In this sensual and evocative poem, the simple act of eating a fig becomes a way of bringing a war-torn body back to life.
Strength of my hands, holding.
My face a kaleidoscope, waiting.
As I steal myself words from a battlefield
my lungs backfire canons into my chest
my centre does not hold.
I become a tree branch, bent
backwards from the middle of me.
Some great worm tickles my brain.
The yolk of me, centre darkening,
things fall apart.
My Insides leave me be,
all so very sick of me.
I hold my Self in the heat of my body,
I am composed of retinal movements.
Eyes flit backwards, spine switching –
concave to linear to convex
I feed my mouth a fig.
The plump tender of it against my lips
the kinetics of the Act: tongue on teeth on gums
Smoothing the slipping seeds out
the skin of the fig caught onto my canines.
Strength of my hands, releasing.
My face quiet as the snow.
Words clink around my head,
all full bodied beauties.
Scent of the fig, all wet behind my ears.
About Rojbîn Arjen Yigit
Rojbîn Arjen is a Kurdish writer and incoming Medical student living in London. She has written for Bad Form, Gal-Dem, Lucy Writers, AZEEMA and The Meridian Magazine. She is a contributing writer for the Periphery Magazine. She is involved in a collaborative writing project with the Ruppin Agency – ‘What The Water Gave Us’, working to publish a hardcopy anthology focusing on the migrant experience. Her creative writing has been heavily influenced by the musicality and lyricism of her mother tongue. She currently volunteers for IKWRO – an organisation dedicated to supporting women who have faced FGM and other forms of Honour based abuse. Twitter/Instagram: @rojbinarjen
This poem was written as part of our latest mini-series, Our Body’s Bodies
Everything is written on the body – but what does it mean to write about our bodies in the era of Covid-19? And is it possible to write about bodily experiences in the face of such pervasive and continued violence? Using different modes of writing and art making, Lucy Writers presents a miniseries featuring creatives whose work, ideas and personal experiences explore embodiment, bodily agency, the liberties imposed on, taken with, or found in our bodies. Beginning from a position of multiplicity and intersectionality, our contributors explore their body’s bodies and the languages – visual, linguistic, aural, performance-based and otherwise – that have enabled them to express and reclaim different forms of (dis)embodiment in the last two years. Starting with the body(s), but going outwards to connect with encounters that (dis)connect us from the bodies of others – illness, accessibility, gender, race and class, work, and political and legal precedents and movements – Our Body’s Bodies seeks to shine a light on what we corporally share, as much as what we individually hold true to.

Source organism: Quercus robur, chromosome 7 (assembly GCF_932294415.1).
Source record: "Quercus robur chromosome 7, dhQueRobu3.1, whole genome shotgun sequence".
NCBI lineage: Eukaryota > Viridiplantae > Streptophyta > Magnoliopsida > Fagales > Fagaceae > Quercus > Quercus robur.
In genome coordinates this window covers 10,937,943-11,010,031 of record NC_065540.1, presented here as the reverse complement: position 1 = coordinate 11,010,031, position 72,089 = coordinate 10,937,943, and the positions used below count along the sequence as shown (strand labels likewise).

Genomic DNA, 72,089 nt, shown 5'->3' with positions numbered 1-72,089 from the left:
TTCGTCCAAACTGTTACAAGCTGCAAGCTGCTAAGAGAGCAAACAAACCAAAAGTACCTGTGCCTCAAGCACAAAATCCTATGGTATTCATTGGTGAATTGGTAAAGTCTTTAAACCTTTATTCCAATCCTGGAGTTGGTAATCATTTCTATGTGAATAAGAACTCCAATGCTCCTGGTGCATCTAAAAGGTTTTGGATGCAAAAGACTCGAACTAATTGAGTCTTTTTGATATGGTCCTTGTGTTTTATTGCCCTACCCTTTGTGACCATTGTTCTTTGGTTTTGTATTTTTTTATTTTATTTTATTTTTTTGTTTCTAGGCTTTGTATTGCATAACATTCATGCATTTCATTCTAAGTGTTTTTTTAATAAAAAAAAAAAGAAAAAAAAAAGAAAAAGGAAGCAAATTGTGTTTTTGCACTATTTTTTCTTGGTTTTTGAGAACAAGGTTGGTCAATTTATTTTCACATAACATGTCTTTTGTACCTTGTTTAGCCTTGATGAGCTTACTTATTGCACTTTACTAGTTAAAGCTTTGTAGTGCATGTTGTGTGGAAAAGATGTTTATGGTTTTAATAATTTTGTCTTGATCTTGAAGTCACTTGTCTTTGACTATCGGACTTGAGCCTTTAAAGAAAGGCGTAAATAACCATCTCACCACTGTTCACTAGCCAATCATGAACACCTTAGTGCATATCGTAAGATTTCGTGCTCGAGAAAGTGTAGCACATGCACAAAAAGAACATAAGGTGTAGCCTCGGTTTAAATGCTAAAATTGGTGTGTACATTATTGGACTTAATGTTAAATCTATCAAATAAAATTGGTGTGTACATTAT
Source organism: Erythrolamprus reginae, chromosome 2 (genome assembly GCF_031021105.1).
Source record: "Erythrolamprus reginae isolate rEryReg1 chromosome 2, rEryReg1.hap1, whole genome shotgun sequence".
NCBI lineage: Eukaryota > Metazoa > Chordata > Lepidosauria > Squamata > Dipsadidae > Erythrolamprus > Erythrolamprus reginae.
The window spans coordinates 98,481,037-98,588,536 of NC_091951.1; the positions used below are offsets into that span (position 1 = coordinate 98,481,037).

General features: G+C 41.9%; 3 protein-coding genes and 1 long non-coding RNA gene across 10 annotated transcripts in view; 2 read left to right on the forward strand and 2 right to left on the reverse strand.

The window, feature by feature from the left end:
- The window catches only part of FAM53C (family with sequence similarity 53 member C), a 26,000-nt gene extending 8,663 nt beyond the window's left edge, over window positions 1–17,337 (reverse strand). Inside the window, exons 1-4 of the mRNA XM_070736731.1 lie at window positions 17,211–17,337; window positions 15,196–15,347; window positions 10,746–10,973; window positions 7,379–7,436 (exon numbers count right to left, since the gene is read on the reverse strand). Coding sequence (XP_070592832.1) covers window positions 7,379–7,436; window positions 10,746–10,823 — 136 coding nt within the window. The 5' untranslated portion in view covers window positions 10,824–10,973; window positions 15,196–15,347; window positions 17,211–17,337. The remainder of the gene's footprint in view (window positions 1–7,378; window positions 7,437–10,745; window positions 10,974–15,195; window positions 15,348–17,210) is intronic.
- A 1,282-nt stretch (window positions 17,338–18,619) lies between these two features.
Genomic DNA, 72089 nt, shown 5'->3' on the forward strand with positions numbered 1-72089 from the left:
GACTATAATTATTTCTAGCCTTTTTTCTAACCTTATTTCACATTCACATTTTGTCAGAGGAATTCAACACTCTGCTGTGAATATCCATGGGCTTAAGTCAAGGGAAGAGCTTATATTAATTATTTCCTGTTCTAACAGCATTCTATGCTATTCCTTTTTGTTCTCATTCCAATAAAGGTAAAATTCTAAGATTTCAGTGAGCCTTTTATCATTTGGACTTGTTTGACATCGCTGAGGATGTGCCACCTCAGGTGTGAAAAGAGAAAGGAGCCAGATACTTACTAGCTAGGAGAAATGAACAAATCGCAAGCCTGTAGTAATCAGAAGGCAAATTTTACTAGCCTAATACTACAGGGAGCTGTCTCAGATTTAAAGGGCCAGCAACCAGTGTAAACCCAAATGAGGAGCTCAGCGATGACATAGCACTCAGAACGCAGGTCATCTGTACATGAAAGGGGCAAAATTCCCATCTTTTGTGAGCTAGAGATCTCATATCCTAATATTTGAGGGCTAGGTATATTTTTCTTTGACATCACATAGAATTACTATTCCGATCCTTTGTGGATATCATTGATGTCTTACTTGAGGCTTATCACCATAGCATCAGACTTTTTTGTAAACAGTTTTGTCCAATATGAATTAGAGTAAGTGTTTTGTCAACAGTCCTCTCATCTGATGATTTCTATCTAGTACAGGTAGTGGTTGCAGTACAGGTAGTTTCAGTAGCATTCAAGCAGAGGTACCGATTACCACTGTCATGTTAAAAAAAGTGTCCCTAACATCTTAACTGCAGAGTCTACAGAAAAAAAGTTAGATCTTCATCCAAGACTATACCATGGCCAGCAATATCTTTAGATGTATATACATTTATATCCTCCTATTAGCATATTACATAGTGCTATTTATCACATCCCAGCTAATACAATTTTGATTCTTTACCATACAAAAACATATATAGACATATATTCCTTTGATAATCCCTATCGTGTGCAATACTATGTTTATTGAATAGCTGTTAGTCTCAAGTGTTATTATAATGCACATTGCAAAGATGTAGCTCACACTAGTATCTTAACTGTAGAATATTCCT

Bringing together work by artistic duo Kathryn Cutler-MacKenzie and Ben Caro, author Ayo Deforge, poet Emily Swettenham, writer and poet Elodie Rose Barnes, writer and researcher Georgia Poplett, writer and researcher Hannah Hutchings-Georgiou and many others, as well as interviews with and reviews of work by Elinor Cleghorn, Lucia Osbourne Crowley and Alice Hattrick, Lucy Writers’ brings together individual stories of what our bodies have endured, carried, suffered, surpassed, craved and even enjoyed, because…these bodies are my body; we are a many bodied being. Touch this one, you move them all, our bodies’ body.
We also welcome pitches and contributions from writers, artists, film-makers and researchers outside of the Lucy Writers’ community. Please enquire for book reviews too.
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Submissions are open from 6 January 2022 until April 2022.
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Feature image: Untitled by Fahrelnissa Zeid, under fair use